*1 package frozen puff pastry sheets, thawed
*4 red apples
*1 cup water
*2 tablespoons lemon juice
*1 tablespoon all-purpose flour, to sprinkle the counter
*3 tablespoons apricot preserves
* 1/3 cup powdered sugar
Thaw the puff pastry at room temperature, about 20-30 minutes.
Combine water and lemon juice into a microwave safe bowl.
Cut the apples in half, remove the core and cut the apples in paper-thin slices. Leave the peel so it will give the red color to your roses.
Immediately place the sliced apples in the lemon water mixture to prevent them from browning.
Microwave the apples in the bowl for about 3 minutes. This will make them slightly softer and easy to roll. The apple slices should be cooked just enough to bend without breaking. If they break, you need to cook them a little more.
Unwrap the puff pastry over a clean and lightly floured counter. Using a rolling pin stretch the dough into a rectangular shape of about 12 x 9 inch. Cut the dough in 6 strips, each about 2 x 9 inch.
In a bowl, combine apricot preserves with two tablespoons of water. Microwave for about one minute so that the preserves will be easier to spread. Spread a thin layer of preserves on each strip of dough.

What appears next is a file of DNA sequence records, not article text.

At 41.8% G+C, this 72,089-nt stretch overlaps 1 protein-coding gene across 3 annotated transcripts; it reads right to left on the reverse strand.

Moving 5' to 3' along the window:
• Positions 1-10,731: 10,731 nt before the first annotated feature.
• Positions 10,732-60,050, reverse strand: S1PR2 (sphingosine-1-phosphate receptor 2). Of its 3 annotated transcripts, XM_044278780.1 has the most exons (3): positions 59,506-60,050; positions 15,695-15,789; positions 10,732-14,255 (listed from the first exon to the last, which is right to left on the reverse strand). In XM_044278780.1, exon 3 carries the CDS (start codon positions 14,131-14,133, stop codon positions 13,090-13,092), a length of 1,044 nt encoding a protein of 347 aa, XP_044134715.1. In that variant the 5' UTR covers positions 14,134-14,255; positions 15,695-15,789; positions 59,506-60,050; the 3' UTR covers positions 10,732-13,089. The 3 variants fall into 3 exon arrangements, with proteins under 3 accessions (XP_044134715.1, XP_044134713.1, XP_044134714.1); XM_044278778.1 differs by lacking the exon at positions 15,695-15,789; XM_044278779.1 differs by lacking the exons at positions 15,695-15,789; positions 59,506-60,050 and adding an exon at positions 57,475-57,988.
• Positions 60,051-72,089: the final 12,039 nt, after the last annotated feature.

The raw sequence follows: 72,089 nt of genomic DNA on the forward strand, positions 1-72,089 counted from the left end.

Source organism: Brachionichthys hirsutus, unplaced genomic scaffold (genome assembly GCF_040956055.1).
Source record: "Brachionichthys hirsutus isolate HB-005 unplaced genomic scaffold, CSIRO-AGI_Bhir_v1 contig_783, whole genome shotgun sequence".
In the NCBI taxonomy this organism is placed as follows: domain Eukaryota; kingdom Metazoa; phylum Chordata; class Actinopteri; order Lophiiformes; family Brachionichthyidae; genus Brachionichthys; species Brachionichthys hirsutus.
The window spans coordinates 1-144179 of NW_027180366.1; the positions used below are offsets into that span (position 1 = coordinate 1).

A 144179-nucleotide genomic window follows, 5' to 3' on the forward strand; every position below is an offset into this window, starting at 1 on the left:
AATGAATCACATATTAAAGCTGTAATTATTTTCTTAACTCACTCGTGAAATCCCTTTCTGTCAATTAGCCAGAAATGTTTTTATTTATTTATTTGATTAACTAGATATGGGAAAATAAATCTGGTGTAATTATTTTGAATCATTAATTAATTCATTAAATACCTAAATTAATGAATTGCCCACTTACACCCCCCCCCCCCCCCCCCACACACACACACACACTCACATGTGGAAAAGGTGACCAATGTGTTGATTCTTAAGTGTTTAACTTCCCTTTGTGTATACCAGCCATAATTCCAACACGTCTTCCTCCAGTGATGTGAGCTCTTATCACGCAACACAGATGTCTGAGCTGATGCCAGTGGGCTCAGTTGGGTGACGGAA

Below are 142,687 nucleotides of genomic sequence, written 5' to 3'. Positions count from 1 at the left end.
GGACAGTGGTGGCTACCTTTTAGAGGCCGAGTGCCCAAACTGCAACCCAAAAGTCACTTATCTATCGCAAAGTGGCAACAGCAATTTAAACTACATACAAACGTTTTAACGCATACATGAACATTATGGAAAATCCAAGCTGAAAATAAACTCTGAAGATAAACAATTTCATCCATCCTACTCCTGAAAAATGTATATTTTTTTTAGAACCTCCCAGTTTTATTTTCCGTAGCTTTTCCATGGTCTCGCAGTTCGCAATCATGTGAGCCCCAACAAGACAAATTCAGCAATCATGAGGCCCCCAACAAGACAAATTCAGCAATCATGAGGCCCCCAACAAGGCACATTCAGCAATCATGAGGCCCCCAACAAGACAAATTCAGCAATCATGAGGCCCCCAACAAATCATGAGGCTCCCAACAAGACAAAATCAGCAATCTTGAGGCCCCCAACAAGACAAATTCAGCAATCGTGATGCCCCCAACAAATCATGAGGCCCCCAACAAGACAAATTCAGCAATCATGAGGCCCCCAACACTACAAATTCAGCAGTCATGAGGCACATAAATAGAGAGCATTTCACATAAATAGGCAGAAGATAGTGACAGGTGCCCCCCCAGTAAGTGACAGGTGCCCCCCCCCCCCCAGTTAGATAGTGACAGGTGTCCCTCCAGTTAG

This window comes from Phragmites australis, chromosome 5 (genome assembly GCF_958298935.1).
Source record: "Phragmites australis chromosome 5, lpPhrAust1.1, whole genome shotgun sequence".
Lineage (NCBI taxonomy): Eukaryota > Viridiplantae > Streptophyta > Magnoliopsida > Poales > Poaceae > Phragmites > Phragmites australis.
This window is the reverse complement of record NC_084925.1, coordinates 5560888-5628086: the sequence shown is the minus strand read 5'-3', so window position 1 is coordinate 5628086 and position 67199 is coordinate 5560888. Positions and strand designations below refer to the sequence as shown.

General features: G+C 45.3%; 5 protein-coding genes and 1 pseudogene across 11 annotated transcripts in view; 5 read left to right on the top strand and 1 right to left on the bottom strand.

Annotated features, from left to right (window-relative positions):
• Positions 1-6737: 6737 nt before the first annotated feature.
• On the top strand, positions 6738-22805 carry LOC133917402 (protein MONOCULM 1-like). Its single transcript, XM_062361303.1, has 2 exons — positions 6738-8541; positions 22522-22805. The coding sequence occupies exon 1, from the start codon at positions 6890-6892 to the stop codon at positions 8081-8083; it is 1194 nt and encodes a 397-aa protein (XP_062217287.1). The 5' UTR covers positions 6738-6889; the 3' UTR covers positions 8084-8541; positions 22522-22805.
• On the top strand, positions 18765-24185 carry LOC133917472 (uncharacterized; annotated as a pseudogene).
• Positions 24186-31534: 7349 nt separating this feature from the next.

Preheat the oven to 375 degrees. Drain the apples.
Arrange the apple slices on the dough, overlapping one another. Make sure the top (skin side) of the slices sticks out over the top of the dough strip. Sprinkle with cinnamon.
Fold up the bottom part of the dough.to cover the bottom of the apple slices.
Starting from one end, carefully roll the dough, keeping the apple slices in place. Seal the edge at the end, pressing with your finger, and place in a greased muffin tin. Repeat for all 12 roses. Bake at 375 for about 40-45 minutes, until golden brown. If after the first 30 minutes the apples start to brown, cover loosely with aluminum foil and finish baking. Cool and dust with powdered sugar.
Lincoln Land Community College offers credit programs in Culinary Arts, Hospitality Management, Baking/Pastry, and Value Added Local Food, and non-credit cooking and food classes through our Community Learning Culinary Institute. For more information, visit our website at www.llcc.edu.